2002 Mercedes-Benz A-class

Mark Gillies
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Front Drivers Side View

Would the Mercedes-Benz A-class have played well in America, one wonders? The entry-level Mercedes is a brilliant technical concept, with a sandwich floor that allows the fuel tank and spare wheel to sit under the passenger floor and that also swallows the engine in a frontal impact. But the desire to sell more cars sits, to me, uneasily, with the luster of the three-pointed star. In short, Mercedes has been devaluing one of the most respected hallmarks in the world in a Faustian swap for market share.

The A-class itself is actually pretty good, if you want a really roomy small car that has fabulous resale and don't care too much about sporty driving. I drove a 170CDI LWB Elegance which, translated, is the 1.7-liter, 94-horsepower, four-cylinder common-rail direct-injection turbodiesel in a lengthened frame, with the most uplevel trim package. (The LWB, for long wheelbase, is 6.7 inches longer than the regular A-class.) In the UK, it's a $22,000 proposition, without the UK's sales tax. That's a lot of money for a small car which has good, if hardly scintillating, performance.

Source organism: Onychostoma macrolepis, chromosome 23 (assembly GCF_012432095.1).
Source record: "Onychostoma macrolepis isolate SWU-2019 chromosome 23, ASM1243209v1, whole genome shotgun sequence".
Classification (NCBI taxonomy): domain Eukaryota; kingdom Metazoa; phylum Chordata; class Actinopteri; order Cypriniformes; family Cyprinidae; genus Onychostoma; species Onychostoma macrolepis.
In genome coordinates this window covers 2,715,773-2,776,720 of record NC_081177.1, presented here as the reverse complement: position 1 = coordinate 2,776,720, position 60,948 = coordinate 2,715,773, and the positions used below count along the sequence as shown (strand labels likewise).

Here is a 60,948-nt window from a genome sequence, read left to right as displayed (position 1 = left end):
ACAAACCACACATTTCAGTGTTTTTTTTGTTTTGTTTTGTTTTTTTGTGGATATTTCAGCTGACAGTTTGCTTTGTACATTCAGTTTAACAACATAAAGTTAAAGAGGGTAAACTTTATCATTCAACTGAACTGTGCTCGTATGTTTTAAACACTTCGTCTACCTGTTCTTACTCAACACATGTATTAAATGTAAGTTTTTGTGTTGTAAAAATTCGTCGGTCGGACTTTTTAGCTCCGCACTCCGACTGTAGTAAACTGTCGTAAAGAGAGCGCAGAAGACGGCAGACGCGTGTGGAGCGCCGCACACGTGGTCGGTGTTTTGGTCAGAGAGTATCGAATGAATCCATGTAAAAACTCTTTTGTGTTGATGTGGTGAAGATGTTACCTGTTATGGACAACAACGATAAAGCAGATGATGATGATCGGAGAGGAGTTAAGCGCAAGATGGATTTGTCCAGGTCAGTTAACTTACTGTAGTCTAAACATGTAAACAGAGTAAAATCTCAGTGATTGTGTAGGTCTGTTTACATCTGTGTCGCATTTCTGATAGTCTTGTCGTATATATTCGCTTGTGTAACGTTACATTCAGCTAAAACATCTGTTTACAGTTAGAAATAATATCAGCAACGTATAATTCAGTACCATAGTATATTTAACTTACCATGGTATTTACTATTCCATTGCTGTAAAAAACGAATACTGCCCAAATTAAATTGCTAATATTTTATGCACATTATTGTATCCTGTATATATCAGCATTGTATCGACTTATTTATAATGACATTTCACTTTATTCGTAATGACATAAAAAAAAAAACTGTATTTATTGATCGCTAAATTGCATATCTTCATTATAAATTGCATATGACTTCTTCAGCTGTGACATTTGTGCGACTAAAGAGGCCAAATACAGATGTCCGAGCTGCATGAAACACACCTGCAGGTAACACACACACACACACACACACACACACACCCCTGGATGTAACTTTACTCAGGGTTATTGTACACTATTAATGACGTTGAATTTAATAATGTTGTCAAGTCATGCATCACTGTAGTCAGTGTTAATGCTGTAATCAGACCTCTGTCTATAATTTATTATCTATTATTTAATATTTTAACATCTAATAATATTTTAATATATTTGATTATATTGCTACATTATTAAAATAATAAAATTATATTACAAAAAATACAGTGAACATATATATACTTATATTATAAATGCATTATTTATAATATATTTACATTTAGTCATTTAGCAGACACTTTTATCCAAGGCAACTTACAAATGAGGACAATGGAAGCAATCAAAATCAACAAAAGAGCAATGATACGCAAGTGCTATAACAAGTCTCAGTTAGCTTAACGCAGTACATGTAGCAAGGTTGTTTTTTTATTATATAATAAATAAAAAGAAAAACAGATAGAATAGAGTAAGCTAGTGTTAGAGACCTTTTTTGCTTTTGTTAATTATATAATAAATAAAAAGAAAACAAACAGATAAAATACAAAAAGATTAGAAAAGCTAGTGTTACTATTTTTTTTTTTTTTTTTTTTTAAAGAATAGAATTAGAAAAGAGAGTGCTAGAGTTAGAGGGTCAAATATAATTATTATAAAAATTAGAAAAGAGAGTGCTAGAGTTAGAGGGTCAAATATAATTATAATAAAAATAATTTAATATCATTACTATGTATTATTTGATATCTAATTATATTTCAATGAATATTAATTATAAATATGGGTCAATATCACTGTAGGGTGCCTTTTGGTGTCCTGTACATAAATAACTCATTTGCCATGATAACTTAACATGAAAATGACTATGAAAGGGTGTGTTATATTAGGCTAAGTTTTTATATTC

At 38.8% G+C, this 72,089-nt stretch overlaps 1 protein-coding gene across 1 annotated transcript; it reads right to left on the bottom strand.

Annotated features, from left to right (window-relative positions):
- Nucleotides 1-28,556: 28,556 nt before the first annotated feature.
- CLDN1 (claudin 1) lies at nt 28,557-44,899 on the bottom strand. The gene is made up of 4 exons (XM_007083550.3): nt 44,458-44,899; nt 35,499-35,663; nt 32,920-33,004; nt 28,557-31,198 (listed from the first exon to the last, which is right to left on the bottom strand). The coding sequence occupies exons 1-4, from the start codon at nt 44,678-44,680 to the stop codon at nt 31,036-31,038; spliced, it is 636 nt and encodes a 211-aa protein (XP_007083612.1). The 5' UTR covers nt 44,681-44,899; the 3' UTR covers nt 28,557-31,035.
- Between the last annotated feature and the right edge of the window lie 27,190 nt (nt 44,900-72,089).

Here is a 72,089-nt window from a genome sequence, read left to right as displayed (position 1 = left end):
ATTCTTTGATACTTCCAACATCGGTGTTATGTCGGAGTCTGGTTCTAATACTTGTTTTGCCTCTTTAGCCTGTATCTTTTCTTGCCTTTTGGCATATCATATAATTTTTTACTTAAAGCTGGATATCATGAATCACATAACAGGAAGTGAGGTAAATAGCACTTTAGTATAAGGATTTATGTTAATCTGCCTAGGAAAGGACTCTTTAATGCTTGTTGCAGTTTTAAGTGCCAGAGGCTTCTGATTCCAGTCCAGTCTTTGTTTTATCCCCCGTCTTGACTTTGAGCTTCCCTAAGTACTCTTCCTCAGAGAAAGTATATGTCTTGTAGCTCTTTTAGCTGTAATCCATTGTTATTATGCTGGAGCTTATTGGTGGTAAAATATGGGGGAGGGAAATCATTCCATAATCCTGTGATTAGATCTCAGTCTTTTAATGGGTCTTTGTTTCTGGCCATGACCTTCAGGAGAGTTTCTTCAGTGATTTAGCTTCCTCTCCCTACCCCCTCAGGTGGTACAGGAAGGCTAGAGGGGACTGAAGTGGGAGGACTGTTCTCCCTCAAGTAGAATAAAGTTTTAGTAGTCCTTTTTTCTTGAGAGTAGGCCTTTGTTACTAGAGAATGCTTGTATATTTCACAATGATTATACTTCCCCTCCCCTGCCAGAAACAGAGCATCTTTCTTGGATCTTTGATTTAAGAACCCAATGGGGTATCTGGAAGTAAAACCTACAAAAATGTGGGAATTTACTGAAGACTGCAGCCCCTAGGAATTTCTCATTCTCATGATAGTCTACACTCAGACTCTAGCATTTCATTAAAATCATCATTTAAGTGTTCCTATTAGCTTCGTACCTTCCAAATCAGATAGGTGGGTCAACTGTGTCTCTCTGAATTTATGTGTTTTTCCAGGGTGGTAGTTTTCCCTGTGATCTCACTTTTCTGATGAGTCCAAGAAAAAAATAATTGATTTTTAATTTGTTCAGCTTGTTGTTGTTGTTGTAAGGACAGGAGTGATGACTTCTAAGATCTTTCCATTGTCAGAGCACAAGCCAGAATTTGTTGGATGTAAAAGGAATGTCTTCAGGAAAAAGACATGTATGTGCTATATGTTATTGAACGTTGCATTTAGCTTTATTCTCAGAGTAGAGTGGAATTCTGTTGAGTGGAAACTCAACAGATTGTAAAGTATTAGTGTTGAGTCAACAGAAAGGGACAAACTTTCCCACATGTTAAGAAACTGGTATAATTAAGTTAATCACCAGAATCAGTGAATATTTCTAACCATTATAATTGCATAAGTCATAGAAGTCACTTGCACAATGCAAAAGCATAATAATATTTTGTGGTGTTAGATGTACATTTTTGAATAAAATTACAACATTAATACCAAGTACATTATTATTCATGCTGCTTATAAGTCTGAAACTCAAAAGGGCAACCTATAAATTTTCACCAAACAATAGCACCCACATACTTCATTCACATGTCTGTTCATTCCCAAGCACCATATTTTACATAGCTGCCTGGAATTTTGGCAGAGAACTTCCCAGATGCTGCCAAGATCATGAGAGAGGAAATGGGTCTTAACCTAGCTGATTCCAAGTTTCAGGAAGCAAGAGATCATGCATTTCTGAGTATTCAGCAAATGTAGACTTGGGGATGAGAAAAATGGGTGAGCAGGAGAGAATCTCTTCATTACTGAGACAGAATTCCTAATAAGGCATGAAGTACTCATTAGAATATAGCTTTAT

Interior View Dashboard

Inside, the car suffers more than any Mercedes from cheap componentry, which seems out of keeping with the brand, if not the price. The LWB version seems almost as big as an S-class, and the rear seats move forward, allowing the futuristic-looking device to swallow almost as much luggage as the Mercedes top liner. This thing has more legroom in back than almost anything this side of a full-blown luxury car, which is a remarkable achievement. Women, I am sure, would appreciate the lofty driving position, which is on par with a small sport-utility's.

The A-class drives quite nicely, although changes made to the suspension after the infamous Moose test—when a Swedish car magazine rolled one during its accident-avoidance maneuver—make for a firm and slightly choppy ride. The steering is fine, but it ultimately handles like a big, top-heavy, front-wheel-drive machine. Which is to say, it will understeer at whim. The engine is, like all good modern European turbodiesels, a revelation to anyone here who considers them smelly, slow, and noisy. On the contrary, they are quite fast, quiet at highway speeds, and return excellent gas mileage. (The A170 will reach 113 mph and return 48 mpg on the European combined cycle.)

Drivers Side View

Whether the A-class is a good vehicle or not—and for most people, it actually is, particularly if they live in a big city—I don't think it would have made sense here. It's pricey for a small car, and Mercedes doesn't need anything else to diminish the brightness of its star. Even if it had another badge on the front, the market for upscale small cars is limited, as BMW has shown by setting its Mini Cooper sales target at a lowly 20,000 vehicles a year.

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